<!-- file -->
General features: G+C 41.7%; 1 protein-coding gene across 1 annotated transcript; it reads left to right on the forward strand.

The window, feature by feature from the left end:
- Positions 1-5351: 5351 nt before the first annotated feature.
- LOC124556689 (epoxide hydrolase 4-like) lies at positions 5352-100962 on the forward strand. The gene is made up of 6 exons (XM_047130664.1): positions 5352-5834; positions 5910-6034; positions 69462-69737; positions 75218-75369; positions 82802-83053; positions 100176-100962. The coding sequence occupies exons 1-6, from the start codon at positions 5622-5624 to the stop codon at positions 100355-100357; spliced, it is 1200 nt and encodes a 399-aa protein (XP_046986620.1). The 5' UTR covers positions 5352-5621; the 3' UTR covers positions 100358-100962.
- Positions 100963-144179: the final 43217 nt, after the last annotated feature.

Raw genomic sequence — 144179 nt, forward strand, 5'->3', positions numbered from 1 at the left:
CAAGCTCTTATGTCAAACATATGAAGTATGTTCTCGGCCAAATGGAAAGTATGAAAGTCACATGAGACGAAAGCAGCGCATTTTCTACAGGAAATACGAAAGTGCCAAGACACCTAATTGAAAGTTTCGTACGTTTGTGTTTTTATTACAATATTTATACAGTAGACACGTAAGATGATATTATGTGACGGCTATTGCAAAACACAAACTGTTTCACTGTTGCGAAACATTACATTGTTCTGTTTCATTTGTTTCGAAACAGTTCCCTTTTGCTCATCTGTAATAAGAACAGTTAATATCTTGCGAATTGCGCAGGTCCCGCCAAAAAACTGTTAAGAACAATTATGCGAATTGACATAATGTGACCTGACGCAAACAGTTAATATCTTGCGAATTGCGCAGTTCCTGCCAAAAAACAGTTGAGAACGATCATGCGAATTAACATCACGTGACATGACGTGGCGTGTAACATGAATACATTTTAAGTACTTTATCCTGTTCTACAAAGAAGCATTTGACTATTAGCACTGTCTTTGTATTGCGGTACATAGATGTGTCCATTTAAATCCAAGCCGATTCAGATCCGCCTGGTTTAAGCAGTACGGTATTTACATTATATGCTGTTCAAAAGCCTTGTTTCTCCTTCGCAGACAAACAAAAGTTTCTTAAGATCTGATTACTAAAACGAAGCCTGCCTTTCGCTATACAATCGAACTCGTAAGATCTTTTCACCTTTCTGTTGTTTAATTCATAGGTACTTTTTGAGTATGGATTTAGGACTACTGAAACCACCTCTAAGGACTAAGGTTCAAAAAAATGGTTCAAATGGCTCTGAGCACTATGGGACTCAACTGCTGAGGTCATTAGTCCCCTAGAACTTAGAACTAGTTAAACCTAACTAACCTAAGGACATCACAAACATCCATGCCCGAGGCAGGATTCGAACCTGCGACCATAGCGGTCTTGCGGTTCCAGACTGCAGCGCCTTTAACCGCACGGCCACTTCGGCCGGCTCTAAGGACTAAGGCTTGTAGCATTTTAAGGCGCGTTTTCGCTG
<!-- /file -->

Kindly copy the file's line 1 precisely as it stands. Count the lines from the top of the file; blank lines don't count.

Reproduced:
General features: G+C 41.7%; 1 protein-coding gene across 1 annotated transcript; it reads left to right on the forward strand.